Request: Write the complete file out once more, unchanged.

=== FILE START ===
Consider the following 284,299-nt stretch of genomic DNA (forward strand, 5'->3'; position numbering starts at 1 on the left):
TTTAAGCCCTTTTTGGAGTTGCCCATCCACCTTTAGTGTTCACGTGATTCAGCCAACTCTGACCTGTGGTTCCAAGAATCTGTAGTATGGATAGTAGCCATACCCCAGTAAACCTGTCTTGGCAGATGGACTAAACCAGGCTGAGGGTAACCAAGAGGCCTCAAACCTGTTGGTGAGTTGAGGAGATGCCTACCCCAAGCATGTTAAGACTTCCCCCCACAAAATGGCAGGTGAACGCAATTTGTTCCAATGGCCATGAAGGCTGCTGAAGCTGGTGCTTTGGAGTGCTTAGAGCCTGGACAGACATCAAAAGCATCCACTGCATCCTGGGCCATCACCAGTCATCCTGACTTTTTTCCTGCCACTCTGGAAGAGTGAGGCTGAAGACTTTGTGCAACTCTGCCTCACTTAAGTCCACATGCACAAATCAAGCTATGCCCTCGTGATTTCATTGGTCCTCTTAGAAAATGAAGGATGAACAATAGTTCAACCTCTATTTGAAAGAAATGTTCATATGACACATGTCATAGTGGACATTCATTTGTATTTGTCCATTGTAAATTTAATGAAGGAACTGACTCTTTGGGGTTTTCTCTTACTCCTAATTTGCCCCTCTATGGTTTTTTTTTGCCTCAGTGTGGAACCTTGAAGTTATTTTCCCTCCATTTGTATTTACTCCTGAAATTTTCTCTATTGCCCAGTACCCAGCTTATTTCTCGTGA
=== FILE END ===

Consider the following 284,299-nt stretch of genomic DNA (forward strand, 5'->3'; position numbering starts at 1 on the left):
TTTAAGCCCTTTTTGGAGTTGCCCATCCACCTTTAGTGTTCACGTGATTCAGCCAACTCTGACCTGTGGTTCCAAGAATCTGTAGTATGGATAGTAGCCATACCCCAGTAAACCTGTCTTGGCAGATGGACTAAACCAGGCTGAGGGTAACCAAGAGGCCTCAAACCTGTTGGTGAGTTGAGGAGATGCCTACCCCAAGCATGTTAAGACTTCCCCCCACAAAATGGCAGGTGAACGCAATTTGTTCCAATGGCCATGAAGGCTGCTGAAGCTGGTGCTTTGGAGTGCTTAGAGCCTGGACAGACATCAAAAGCATCCACTGCATCCTGGGCCATCACCAGTCATCCTGACTTTTTTCCTGCCACTCTGGAAGAGTGAGGCTGAAGACTTTGTGCAACTCTGCCTCACTTAAGTCCACATGCACAAATCAAGCTATGCCCTCGTGATTTCATTGGTCCTCTTAGAAAATGAAGGATGAACAATAGTTCAACCTCTATTTGAAAGAAATGTTCATATGACACATGTCATAGTGGACATTCATTTGTATTTGTCCATTGTAAATTTAATGAAGGAACTGACTCTTTGGGGTTTTCTCTTACTCCTAATTTGCCCCTCTATGGTTTTTTTTTGCCTCAGTGTGGAACCTTGAAGTTATTTTCCCTCCATTTGTATTTACTCCTGAAATTTTCTCTATTGCCCAGTACCCAGCTTATTTCTCGTGA